The afternoon was not lacking in intellectual provocation. Maurice Bloch discussed Jack Goody’s lifelong struggle to keep social anthropology aligned with the social sciences, in an era in which the majority of his colleagues were moving away from general questions about humanity and concerning themselves instead with symbols and meaning in cultures that they tended to study as isolates. Bloch highlighted Goody’s inspirational work on literacy while pointing out that, from his own point of view, it did not take sufficient account of the differences between alphabetic and logographic systems of writing.
After paying personal homage to his most important mentor, Alan Macfarlane also injected a note of criticism. He explained why he disagreed fundamentally with his “proto-father” concerning the social characteristics of Eurasia in the wake of the Bronze Age: whereas Goody emphasized similarities across the landmass, Macfarlane was more impressed by the differences. For economist Partha Dasgupta, too, it was frustrating that his “guru” at St John’s steadfastly declined to acknowledge the uniqueness of the West.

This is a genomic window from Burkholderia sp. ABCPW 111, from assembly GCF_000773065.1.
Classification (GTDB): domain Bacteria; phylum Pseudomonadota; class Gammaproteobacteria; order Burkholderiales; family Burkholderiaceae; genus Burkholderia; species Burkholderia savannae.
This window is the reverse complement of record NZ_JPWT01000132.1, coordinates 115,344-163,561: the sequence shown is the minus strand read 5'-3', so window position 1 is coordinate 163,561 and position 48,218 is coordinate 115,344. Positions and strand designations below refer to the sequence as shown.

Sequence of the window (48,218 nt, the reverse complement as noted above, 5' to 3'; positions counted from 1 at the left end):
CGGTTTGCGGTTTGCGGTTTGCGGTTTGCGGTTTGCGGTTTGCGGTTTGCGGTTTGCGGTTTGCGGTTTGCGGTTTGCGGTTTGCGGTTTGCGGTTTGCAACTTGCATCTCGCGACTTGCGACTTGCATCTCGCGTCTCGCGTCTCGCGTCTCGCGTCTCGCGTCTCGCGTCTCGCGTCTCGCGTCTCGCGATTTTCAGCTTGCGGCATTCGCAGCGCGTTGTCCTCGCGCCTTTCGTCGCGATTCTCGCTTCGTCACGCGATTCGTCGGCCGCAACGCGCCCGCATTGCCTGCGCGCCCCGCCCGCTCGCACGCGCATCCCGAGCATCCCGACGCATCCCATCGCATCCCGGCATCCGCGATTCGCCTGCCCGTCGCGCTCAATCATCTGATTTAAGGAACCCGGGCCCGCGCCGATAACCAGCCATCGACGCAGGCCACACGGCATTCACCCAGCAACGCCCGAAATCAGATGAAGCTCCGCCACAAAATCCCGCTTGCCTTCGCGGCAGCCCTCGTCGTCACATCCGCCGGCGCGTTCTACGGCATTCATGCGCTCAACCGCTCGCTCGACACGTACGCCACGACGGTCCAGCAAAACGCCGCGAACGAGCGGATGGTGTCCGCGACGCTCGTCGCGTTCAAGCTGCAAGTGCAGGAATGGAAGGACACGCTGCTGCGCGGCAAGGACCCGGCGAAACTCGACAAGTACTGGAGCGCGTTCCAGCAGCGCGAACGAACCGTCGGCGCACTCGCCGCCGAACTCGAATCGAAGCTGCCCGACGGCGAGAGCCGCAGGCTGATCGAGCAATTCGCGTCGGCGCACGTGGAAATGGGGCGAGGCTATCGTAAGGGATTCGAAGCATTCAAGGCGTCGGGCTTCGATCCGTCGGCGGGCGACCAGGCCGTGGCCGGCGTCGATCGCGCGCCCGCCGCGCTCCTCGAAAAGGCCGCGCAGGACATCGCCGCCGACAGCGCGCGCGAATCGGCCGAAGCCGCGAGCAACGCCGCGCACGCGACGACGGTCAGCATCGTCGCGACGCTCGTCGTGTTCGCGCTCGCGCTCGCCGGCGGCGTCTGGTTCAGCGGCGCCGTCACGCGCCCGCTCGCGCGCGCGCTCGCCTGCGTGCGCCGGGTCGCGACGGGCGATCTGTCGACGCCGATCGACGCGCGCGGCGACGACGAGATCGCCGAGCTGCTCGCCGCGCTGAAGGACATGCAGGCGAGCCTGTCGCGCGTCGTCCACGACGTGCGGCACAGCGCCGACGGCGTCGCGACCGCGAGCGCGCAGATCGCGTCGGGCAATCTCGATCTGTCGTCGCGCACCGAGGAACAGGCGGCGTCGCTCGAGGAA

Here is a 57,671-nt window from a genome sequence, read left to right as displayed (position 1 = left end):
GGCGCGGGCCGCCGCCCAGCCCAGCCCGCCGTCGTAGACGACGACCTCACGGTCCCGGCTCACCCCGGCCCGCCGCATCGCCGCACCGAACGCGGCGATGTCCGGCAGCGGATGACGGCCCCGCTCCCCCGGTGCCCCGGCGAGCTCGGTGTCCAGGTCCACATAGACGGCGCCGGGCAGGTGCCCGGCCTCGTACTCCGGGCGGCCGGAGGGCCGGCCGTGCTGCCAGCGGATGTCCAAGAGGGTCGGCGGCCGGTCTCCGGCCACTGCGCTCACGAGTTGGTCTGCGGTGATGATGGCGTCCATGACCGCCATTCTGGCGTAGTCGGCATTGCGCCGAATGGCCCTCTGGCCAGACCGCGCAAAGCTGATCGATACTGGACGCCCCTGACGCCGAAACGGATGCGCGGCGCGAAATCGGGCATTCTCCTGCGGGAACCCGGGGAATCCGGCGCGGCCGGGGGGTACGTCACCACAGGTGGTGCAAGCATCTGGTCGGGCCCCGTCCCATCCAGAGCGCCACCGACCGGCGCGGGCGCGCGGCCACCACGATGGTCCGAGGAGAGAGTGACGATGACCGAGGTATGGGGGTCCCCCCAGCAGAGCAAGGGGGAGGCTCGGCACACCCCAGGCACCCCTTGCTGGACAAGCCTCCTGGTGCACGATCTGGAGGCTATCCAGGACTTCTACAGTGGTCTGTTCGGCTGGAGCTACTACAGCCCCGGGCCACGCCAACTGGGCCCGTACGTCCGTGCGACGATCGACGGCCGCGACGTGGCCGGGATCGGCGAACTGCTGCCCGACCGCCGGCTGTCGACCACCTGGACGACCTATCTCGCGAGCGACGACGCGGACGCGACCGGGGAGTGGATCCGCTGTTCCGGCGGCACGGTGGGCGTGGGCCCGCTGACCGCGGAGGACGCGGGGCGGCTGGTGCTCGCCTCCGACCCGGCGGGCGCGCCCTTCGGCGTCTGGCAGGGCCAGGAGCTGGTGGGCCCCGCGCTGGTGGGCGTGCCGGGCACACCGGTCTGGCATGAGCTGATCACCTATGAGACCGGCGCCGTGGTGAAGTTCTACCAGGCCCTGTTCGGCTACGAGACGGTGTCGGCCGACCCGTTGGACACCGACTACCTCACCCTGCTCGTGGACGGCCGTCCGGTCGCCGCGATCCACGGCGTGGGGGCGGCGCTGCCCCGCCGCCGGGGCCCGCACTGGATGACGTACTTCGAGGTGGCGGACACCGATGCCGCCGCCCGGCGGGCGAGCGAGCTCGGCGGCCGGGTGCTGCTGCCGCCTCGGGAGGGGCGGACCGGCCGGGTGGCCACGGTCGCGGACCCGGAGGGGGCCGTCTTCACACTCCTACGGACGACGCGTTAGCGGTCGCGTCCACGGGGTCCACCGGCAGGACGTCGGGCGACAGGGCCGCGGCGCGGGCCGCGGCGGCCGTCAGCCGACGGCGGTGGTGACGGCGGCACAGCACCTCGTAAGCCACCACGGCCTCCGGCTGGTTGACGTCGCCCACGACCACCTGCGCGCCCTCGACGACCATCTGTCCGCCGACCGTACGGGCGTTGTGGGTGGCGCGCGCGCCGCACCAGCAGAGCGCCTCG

Of course, it is precisely this vision of Eurasian connectivity and underlying unity that makes the work of Jack Goody foundational for our “Realising Eurasia” project. This vision stemmed from the teaching of archaeologist Glyn Daniel at St. John’s, and from his earlier reading of Gordon Childe in a Bavarian prisoner-of-war camp. He seems to have overlooked the western, orientalizing bias that archaeologists today detect in the work of the great prehistorian. In any case, from Goody’s later perspective as an ethnographer in Africa, the similarities between west and east across the Eurasian landmass seemed far more striking than the differences. The roots of this theory, which was materialist in that it emphasized technological innovation and property transmission, flourished from the early 1970s onwards (e.g. in his work with Stanley Tambiah contrasting bridewealth and dowry). The plant then flowered gloriously after his retirement, when he moved ever more adventurously outside what Lewis referred to as the traditional “garden” of social anthropology. This late work, including volumes such as The East in the West (1996) and The Theft of History (2006), is the culmination of his distinctive philosophy of history.